Was Quetzalcoatl a Viking?
PUBLISHED 01 March 2019
Many of the Mayan peoples have historically worshipped a god called Votan, and many of them even changed the name of the third day of their week to Votan in honor of that god. Their records indicate that they learned of the worship of Votan from a people who came to the region on the Gulf Coast between the Yucatan Peninsula and the Isthmus of Tehuantepec from the island that we now call Cuba, and had come from even further north. A core of them actually settled in the northeastern portion of the Isthmus of Tehuantepec.
Furthermore, at least one Mayan temple has a mural (or at least had a mural — it's faded considerably since its discovery and is now invisible to the naked eye) dating back to around 1100 AD that depicts yellow-haired, light skinned men on longboats lined with decorated round shields and dragonhead prows fighting (and losing to) the Mayan population, which is depicted as dark-haired and -skinned. The appearance of the ships in this mural (I've seen facsimiles of it) is remarkably similar to the appearance of the Norman ships in the contemporary Bayeux Tapestry.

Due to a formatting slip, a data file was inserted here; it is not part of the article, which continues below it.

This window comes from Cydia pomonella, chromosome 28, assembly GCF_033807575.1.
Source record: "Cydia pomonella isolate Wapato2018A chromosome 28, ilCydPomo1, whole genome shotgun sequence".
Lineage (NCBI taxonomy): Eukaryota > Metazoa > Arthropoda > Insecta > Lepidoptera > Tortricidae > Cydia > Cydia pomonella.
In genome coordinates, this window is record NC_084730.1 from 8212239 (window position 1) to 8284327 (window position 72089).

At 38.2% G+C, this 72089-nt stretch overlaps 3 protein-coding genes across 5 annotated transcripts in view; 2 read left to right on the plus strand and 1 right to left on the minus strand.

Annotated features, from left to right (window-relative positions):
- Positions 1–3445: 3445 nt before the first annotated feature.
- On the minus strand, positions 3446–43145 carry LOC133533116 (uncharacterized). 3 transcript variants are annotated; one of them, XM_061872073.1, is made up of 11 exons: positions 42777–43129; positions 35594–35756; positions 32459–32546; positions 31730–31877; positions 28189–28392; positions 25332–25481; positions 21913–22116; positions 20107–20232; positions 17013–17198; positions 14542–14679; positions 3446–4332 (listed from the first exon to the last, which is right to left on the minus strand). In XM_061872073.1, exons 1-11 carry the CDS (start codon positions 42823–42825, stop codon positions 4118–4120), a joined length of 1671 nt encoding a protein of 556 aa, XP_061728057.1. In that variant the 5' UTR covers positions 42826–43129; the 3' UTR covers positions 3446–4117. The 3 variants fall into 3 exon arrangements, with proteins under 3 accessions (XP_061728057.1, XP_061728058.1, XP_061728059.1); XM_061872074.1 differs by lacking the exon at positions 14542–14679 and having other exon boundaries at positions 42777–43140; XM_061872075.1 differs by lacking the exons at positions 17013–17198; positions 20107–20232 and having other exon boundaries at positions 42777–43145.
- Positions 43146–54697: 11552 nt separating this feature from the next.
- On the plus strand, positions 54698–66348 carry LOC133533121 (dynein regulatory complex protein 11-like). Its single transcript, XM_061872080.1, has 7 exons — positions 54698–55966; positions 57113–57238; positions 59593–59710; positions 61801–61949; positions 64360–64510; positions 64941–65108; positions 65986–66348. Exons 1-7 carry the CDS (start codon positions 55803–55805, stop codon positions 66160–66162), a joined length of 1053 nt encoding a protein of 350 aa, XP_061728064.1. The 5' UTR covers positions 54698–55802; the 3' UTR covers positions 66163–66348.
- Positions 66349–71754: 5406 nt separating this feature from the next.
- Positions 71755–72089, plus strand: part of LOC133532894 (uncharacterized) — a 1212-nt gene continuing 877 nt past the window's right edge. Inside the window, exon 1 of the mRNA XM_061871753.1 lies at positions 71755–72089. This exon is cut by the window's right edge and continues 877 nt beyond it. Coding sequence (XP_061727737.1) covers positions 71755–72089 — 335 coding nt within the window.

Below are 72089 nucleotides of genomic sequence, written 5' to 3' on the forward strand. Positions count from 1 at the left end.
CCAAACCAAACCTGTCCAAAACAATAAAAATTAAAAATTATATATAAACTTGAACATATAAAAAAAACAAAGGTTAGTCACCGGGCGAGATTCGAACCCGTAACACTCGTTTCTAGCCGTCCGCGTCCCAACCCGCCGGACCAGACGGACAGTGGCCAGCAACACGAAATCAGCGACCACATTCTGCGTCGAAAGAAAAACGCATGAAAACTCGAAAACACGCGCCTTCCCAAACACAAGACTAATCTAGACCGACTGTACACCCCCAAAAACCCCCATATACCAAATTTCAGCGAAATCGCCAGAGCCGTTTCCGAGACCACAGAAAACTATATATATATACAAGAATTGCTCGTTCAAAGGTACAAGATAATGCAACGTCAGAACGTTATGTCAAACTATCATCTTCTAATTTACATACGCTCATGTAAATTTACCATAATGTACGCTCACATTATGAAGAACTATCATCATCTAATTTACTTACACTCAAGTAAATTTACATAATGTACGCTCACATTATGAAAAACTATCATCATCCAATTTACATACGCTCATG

I definitely believe that Germanics reached what is now southern Mexico in fairly large numbers during the Viking Age, and I would not be surprised at all if worship of Quetzalcoatl began with contact between the American Indians and those Germanic visitors.